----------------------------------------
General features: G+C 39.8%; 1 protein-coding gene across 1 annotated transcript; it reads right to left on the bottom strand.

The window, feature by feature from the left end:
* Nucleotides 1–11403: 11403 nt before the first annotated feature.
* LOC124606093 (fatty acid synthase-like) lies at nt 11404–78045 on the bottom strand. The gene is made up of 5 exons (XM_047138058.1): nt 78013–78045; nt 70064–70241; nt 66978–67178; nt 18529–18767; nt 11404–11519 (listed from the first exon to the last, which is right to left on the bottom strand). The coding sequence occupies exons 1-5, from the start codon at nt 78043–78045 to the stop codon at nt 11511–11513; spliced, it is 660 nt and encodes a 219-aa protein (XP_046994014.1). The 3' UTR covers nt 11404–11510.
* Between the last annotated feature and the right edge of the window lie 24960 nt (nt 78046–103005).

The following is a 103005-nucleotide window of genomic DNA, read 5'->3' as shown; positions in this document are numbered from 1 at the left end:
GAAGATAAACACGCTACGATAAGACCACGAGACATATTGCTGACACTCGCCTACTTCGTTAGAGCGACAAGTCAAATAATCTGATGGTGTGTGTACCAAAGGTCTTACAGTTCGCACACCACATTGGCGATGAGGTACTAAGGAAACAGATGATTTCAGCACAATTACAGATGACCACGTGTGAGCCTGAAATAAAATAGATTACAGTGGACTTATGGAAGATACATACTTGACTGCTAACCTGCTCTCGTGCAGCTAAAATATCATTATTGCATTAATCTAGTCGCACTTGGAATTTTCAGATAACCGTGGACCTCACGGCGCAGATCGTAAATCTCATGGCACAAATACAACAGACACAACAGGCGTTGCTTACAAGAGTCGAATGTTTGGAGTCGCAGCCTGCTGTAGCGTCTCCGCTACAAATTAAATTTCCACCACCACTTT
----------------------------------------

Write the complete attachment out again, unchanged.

General features: G+C 39.8%; 1 protein-coding gene across 1 annotated transcript; it reads right to left on the bottom strand.

The window, feature by feature from the left end:
* Nucleotides 1–11403: 11403 nt before the first annotated feature.
* LOC124606093 (fatty acid synthase-like) lies at nt 11404–78045 on the bottom strand. The gene is made up of 5 exons (XM_047138058.1): nt 78013–78045; nt 70064–70241; nt 66978–67178; nt 18529–18767; nt 11404–11519 (listed from the first exon to the last, which is right to left on the bottom strand). The coding sequence occupies exons 1-5, from the start codon at nt 78043–78045 to the stop codon at nt 11511–11513; spliced, it is 660 nt and encodes a 219-aa protein (XP_046994014.1). The 3' UTR covers nt 11404–11510.
* Between the last annotated feature and the right edge of the window lie 24960 nt (nt 78046–103005).

The following is a 103005-nucleotide window of genomic DNA, read 5'->3' as shown; positions in this document are numbered from 1 at the left end:
GAAGATAAACACGCTACGATAAGACCACGAGACATATTGCTGACACTCGCCTACTTCGTTAGAGCGACAAGTCAAATAATCTGATGGTGTGTGTACCAAAGGTCTTACAGTTCGCACACCACATTGGCGATGAGGTACTAAGGAAACAGATGATTTCAGCACAATTACAGATGACCACGTGTGAGCCTGAAATAAAATAGATTACAGTGGACTTATGGAAGATACATACTTGACTGCTAACCTGCTCTCGTGCAGCTAAAATATCATTATTGCATTAATCTAGTCGCACTTGGAATTTTCAGATAACCGTGGACCTCACGGCGCAGATCGTAAATCTCATGGCACAAATACAACAGACACAACAGGCGTTGCTTACAAGAGTCGAATGTTTGGAGTCGCAGCCTGCTGTAGCGTCTCCGCTACAAATTAAATTTCCACCACCACTTT